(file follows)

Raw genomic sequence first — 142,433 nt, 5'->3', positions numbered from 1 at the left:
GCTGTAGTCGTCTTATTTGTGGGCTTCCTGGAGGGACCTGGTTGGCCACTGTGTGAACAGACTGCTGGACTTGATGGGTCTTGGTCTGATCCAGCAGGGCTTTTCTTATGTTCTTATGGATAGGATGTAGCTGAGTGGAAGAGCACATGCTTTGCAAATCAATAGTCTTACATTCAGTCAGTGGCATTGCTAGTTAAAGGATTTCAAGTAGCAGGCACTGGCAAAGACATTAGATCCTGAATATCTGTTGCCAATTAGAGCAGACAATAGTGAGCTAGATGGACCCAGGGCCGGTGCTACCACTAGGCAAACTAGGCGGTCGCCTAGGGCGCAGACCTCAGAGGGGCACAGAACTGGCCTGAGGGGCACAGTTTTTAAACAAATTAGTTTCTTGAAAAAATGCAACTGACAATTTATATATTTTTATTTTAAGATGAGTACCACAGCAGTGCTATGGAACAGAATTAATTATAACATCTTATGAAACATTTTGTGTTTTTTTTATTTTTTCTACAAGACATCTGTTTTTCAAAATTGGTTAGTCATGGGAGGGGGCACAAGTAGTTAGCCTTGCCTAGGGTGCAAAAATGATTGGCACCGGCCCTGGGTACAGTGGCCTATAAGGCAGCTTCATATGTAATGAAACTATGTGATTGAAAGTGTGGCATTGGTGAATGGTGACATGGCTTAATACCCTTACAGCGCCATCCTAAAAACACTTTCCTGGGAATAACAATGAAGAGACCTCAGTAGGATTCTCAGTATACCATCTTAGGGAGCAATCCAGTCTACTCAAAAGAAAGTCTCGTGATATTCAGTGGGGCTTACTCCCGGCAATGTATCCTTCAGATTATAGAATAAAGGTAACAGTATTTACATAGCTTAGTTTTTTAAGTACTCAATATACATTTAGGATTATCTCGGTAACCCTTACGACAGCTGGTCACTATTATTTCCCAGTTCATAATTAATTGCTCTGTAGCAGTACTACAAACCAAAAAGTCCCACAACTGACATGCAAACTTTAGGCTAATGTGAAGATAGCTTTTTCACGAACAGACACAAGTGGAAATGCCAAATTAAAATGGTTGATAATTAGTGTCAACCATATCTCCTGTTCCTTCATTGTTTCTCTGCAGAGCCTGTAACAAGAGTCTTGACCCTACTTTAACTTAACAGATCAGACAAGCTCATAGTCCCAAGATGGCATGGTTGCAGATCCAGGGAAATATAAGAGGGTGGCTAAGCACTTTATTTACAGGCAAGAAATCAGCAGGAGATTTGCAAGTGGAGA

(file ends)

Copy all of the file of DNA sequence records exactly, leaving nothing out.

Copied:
Raw genomic sequence first — 142,433 nt, 5'->3', positions numbered from 1 at the left:
GCTGTAGTCGTCTTATTTGTGGGCTTCCTGGAGGGACCTGGTTGGCCACTGTGTGAACAGACTGCTGGACTTGATGGGTCTTGGTCTGATCCAGCAGGGCTTTTCTTATGTTCTTATGGATAGGATGTAGCTGAGTGGAAGAGCACATGCTTTGCAAATCAATAGTCTTACATTCAGTCAGTGGCATTGCTAGTTAAAGGATTTCAAGTAGCAGGCACTGGCAAAGACATTAGATCCTGAATATCTGTTGCCAATTAGAGCAGACAATAGTGAGCTAGATGGACCCAGGGCCGGTGCTACCACTAGGCAAACTAGGCGGTCGCCTAGGGCGCAGACCTCAGAGGGGCACAGAACTGGCCTGAGGGGCACAGTTTTTAAACAAATTAGTTTCTTGAAAAAATGCAACTGACAATTTATATATTTTTATTTTAAGATGAGTACCACAGCAGTGCTATGGAACAGAATTAATTATAACATCTTATGAAACATTTTGTGTTTTTTTTATTTTTTCTACAAGACATCTGTTTTTCAAAATTGGTTAGTCATGGGAGGGGGCACAAGTAGTTAGCCTTGCCTAGGGTGCAAAAATGATTGGCACCGGCCCTGGGTACAGTGGCCTATAAGGCAGCTTCATATGTAATGAAACTATGTGATTGAAAGTGTGGCATTGGTGAATGGTGACATGGCTTAATACCCTTACAGCGCCATCCTAAAAACACTTTCCTGGGAATAACAATGAAGAGACCTCAGTAGGATTCTCAGTATACCATCTTAGGGAGCAATCCAGTCTACTCAAAAGAAAGTCTCGTGATATTCAGTGGGGCTTACTCCCGGCAATGTATCCTTCAGATTATAGAATAAAGGTAACAGTATTTACATAGCTTAGTTTTTTAAGTACTCAATATACATTTAGGATTATCTCGGTAACCCTTACGACAGCTGGTCACTATTATTTCCCAGTTCATAATTAATTGCTCTGTAGCAGTACTACAAACCAAAAAGTCCCACAACTGACATGCAAACTTTAGGCTAATGTGAAGATAGCTTTTTCACGAACAGACACAAGTGGAAATGCCAAATTAAAATGGTTGATAATTAGTGTCAACCATATCTCCTGTTCCTTCATTGTTTCTCTGCAGAGCCTGTAACAAGAGTCTTGACCCTACTTTAACTTAACAGATCAGACAAGCTCATAGTCCCAAGATGGCATGGTTGCAGATCCAGGGAAATATAAGAGGGTGGCTAAGCACTTTATTTACAGGCAAGAAATCAGCAGGAGATTTGCAAGTGGAGA